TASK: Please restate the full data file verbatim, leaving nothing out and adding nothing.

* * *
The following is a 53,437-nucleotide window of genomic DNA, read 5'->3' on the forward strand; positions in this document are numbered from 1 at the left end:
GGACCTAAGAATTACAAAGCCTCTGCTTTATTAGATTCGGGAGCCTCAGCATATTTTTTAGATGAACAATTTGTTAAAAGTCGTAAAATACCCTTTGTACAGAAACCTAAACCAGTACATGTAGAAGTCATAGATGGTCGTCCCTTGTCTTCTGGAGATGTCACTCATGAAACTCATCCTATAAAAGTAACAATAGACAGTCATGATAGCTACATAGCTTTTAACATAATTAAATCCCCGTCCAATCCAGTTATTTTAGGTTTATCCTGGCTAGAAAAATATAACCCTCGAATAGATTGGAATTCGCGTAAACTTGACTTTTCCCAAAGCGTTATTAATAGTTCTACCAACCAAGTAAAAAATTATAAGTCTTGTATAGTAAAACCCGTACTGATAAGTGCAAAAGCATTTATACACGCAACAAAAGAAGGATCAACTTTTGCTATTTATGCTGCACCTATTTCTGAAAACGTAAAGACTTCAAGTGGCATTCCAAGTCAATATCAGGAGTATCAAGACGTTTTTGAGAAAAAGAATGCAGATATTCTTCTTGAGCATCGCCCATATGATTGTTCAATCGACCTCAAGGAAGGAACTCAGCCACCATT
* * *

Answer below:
The following is a 53,437-nucleotide window of genomic DNA, read 5'->3' on the forward strand; positions in this document are numbered from 1 at the left end:
GGACCTAAGAATTACAAAGCCTCTGCTTTATTAGATTCGGGAGCCTCAGCATATTTTTTAGATGAACAATTTGTTAAAAGTCGTAAAATACCCTTTGTACAGAAACCTAAACCAGTACATGTAGAAGTCATAGATGGTCGTCCCTTGTCTTCTGGAGATGTCACTCATGAAACTCATCCTATAAAAGTAACAATAGACAGTCATGATAGCTACATAGCTTTTAACATAATTAAATCCCCGTCCAATCCAGTTATTTTAGGTTTATCCTGGCTAGAAAAATATAACCCTCGAATAGATTGGAATTCGCGTAAACTTGACTTTTCCCAAAGCGTTATTAATAGTTCTACCAACCAAGTAAAAAATTATAAGTCTTGTATAGTAAAACCCGTACTGATAAGTGCAAAAGCATTTATACACGCAACAAAAGAAGGATCAACTTTTGCTATTTATGCTGCACCTATTTCTGAAAACGTAAAGACTTCAAGTGGCATTCCAAGTCAATATCAGGAGTATCAAGACGTTTTTGAGAAAAAGAATGCAGATATTCTTCTTGAGCATCGCCCATATGATTGTTCAATCGACCTCAAGGAAGGAACTCAGCCACCATT